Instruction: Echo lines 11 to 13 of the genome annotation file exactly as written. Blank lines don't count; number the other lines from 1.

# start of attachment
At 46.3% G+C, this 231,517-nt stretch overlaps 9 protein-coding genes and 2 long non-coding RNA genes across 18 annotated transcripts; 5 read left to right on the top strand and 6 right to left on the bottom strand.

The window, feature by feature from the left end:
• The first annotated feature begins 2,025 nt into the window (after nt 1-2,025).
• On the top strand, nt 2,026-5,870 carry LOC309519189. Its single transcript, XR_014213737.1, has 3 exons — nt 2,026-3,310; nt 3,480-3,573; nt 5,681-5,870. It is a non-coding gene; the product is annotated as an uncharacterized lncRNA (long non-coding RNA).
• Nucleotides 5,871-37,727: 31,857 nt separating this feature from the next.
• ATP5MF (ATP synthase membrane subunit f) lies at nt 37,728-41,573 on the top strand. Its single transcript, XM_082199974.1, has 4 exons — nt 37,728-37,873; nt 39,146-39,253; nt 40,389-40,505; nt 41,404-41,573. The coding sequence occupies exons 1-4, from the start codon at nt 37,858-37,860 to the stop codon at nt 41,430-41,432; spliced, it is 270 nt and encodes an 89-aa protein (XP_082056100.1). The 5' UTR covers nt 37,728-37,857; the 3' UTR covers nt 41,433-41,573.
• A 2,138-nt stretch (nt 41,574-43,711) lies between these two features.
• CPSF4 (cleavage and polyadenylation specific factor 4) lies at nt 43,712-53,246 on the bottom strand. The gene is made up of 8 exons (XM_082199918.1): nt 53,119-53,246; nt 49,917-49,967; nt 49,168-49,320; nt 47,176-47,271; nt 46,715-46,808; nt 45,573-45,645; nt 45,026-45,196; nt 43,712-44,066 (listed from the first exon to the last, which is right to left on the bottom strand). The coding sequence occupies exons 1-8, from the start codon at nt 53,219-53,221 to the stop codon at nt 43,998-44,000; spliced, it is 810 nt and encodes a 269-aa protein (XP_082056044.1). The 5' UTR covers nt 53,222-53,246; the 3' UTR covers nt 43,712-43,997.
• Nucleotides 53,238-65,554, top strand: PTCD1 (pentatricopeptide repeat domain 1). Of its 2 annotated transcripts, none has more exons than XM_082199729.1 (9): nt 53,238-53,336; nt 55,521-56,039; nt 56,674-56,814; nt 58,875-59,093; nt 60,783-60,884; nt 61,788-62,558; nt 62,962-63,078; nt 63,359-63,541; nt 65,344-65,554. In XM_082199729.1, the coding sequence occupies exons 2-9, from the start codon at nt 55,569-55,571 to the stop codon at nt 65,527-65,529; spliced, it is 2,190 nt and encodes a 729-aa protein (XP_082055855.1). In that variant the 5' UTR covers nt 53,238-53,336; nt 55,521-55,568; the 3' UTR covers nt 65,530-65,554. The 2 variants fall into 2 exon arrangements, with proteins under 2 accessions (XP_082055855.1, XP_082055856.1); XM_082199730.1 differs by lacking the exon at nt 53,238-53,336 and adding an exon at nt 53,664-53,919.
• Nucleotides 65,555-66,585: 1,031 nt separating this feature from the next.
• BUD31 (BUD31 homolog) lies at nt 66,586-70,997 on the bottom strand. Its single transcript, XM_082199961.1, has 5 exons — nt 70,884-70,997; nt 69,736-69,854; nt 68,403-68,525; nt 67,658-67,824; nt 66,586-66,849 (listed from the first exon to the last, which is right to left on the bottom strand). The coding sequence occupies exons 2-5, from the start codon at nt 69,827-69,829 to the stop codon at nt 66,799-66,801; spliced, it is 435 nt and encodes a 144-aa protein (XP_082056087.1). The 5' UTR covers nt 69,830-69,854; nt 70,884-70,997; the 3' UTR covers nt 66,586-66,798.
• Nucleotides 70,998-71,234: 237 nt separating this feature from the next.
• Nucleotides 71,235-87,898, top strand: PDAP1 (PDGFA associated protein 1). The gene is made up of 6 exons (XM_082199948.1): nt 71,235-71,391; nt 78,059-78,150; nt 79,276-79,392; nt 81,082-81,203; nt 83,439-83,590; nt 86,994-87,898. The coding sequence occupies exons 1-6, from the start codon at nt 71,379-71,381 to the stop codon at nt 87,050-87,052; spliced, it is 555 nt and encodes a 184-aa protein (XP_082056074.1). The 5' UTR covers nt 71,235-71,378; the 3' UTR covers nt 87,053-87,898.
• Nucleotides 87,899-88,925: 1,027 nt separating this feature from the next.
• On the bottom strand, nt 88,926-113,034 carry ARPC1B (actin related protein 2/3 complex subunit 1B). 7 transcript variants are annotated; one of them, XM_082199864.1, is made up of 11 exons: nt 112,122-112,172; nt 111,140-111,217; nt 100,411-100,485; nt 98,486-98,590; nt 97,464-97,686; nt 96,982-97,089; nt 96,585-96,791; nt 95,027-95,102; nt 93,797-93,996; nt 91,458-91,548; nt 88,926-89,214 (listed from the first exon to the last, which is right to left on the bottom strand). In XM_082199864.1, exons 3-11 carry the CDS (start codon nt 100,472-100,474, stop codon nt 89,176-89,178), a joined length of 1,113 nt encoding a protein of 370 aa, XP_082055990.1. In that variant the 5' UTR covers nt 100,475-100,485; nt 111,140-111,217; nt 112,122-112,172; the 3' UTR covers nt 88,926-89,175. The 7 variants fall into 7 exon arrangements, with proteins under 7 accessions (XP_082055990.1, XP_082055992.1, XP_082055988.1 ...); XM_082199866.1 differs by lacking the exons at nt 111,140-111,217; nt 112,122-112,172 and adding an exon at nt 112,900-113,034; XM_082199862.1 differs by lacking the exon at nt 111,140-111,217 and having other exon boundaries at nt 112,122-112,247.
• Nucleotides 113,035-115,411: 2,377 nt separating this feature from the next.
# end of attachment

• BUD31 (BUD31 homolog) lies at nt 66,586-70,997 on the bottom strand. Its single transcript, XM_082199961.1, has 5 exons — nt 70,884-70,997; nt 69,736-69,854; nt 68,403-68,525; nt 67,658-67,824; nt 66,586-66,849 (listed from the first exon to the last, which is right to left on the bottom strand). The coding sequence occupies exons 2-5, from the start codon at nt 69,827-69,829 to the stop codon at nt 66,799-66,801; spliced, it is 435 nt and encodes a 144-aa protein (XP_082056087.1). The 5' UTR covers nt 69,830-69,854; nt 70,884-70,997; the 3' UTR covers nt 66,586-66,798.
• Nucleotides 70,998-71,234: 237 nt separating this feature from the next.
• Nucleotides 71,235-87,898, top strand: PDAP1 (PDGFA associated protein 1). The gene is made up of 6 exons (XM_082199948.1): nt 71,235-71,391; nt 78,059-78,150; nt 79,276-79,392; nt 81,082-81,203; nt 83,439-83,590; nt 86,994-87,898. The coding sequence occupies exons 1-6, from the start codon at nt 71,379-71,381 to the stop codon at nt 87,050-87,052; spliced, it is 555 nt and encodes a 184-aa protein (XP_082056074.1). The 5' UTR covers nt 71,235-71,378; the 3' UTR covers nt 87,053-87,898.